DE MAN DEM shows the complexity of creating a self-defined identity as a Caribbean man in Norway. The project is about the pressure and the expectations from being a black boy in Norway, how they are often simply defined as “the others”, and that also the [black] male body is sexualised. The title is a play on words in several ways: it can be understood as English “demand them”, as the Norwegian pronouns de [“they”], man [“one”] and dem [“them”] – all of which create a distance – and as the Jamaican expression for “real men”. I chose dance genres that are not part of the curriculum, in order to show that they have artistic value and can appeal to the public. These dances are virtuoso, they’re technical, they’re beautiful. I made the production with a young audience in mind, for example for use by the Cultural Rucksack [a national programme for art and culture at school]. We call attention to melanin-rich role models. They’re needed, and there’s only a few of them now.
What is the most important thing you’re taking with you?
I had a specific skill set when I started here, and I feel I’ve introduced new genres. And the Academy has a capital of recognition that I benefit from. I’ve been given access and entry to a closed field, and I’ve gained a large and important network of contacts here. And I’ve had good supervisors.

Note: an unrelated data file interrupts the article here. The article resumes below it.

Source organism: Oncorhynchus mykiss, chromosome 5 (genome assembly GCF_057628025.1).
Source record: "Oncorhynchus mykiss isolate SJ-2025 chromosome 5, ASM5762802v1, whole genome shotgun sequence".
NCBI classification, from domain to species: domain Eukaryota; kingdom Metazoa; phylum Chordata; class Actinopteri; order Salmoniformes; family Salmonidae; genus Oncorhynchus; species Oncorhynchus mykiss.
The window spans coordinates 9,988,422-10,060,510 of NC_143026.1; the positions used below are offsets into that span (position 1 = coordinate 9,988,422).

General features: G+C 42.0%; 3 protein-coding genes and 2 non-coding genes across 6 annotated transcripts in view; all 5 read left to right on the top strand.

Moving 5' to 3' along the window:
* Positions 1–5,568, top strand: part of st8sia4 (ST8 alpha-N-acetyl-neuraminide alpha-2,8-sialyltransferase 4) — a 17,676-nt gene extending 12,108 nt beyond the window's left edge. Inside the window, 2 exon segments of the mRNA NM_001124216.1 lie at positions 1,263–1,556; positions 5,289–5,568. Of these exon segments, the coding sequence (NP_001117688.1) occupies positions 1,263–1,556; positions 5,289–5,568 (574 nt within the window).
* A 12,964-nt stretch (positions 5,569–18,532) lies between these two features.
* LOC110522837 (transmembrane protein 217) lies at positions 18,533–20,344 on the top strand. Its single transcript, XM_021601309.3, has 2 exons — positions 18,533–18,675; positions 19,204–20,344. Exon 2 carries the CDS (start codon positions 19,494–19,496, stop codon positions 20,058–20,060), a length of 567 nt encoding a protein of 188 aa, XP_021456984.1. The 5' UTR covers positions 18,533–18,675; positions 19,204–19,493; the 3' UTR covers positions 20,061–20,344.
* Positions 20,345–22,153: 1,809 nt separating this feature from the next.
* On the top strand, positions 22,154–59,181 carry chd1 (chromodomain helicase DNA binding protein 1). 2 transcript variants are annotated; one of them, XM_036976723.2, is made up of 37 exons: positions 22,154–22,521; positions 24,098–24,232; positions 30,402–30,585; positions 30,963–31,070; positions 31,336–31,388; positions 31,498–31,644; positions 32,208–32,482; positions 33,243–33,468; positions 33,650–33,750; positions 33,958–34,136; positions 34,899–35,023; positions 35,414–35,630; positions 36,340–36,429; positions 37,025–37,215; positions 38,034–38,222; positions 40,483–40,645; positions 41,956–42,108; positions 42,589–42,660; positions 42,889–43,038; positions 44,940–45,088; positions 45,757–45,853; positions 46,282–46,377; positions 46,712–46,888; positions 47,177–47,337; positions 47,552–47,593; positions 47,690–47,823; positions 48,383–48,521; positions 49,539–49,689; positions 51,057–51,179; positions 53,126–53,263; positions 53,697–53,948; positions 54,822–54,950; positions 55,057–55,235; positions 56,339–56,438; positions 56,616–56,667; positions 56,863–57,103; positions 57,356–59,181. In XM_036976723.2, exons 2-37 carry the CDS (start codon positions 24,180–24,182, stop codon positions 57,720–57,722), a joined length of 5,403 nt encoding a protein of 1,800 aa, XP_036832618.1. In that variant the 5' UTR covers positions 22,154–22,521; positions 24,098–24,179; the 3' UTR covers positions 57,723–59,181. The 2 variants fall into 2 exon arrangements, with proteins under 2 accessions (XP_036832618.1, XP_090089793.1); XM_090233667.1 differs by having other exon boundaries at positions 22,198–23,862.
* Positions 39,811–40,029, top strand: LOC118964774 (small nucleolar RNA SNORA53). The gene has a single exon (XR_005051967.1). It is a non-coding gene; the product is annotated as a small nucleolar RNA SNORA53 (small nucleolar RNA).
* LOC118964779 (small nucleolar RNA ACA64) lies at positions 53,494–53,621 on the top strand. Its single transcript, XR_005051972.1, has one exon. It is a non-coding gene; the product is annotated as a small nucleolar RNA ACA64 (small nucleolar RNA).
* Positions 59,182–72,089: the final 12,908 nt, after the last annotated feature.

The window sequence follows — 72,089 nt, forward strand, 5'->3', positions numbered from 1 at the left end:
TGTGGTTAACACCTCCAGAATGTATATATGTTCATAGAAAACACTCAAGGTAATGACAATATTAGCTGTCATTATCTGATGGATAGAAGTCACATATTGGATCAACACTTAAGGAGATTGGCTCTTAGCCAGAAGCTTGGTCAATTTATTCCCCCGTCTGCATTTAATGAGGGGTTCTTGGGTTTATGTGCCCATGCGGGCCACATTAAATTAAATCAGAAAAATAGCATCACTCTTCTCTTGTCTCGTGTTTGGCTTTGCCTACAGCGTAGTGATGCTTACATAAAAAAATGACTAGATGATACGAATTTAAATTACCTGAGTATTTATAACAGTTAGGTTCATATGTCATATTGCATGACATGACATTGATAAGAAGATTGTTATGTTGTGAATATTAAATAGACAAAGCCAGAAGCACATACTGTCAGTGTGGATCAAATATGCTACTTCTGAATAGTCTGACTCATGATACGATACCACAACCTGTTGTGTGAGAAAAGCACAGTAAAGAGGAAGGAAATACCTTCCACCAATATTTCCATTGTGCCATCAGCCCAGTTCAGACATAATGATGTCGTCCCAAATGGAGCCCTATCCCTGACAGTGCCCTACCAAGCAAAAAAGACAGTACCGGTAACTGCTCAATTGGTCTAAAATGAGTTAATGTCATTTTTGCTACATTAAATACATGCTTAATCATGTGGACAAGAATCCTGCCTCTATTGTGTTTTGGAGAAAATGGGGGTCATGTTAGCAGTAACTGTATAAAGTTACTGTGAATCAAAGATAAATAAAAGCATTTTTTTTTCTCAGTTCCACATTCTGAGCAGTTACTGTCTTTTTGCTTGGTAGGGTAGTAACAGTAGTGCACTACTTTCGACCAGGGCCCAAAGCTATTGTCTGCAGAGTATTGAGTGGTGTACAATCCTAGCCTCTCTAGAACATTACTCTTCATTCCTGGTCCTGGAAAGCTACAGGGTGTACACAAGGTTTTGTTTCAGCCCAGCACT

What have your fellow students meant for you?
They’ve been important. Taken together, the Master’s programmes in dance and choreography are a very versatile gang! A political gang. It’s not an easy gang [laughs], but an exciting and good gang. I’ve been lucky. There are strong feminist forces here, strong anti-racist forces, queer competence, international competence. We’ve been able to have important discussions about decolonialisation, about MeToo, about most things, really. It’s been a gang that has been confrontational. Pity the teachers! But I hope we’ve done some good as well, also for those who are coming after us.
What happens now?
I’ve been appointed the public outreach officer at Dansens Hus [Norway’s national stage for dance]! My tasks include audience development – both finding new audience groups and taking care of our core audience, with activities that open the art up to the public – but also implementing measures aimed at developing and inspiring dance professionals.
I’m also continuing as artistic director of my ensemble, Tabanka, on the side. While I’ve been a Master’s student at the Academy, we have also had two main stage productions, at the Opera and at Dansens Hus. I was just told that we will receive support for our next production, which will be about “non-appropriated” jazz. As usual, I have enough to do!
At both places – Dansens Hus and in the company – my focus will be on telling a story. It’s easier to convey something to a heterogeneous audience, but how do we talk to a great diversity of audience members at the same time? I think that’s interesting. For example, part of the core audience at Dansens Hus is trained dancers, but I’m just as interested in reaching the average spectator. There is an elitism in the field. Art in eastern Oslo isn’t necessarily the same as art in western Oslo. I want to create art for both areas. When Tabanka dances at the Opera, our core audience is playing away from home, so to speak, and it’s a study in how different segments of the population meet. It really is exciting!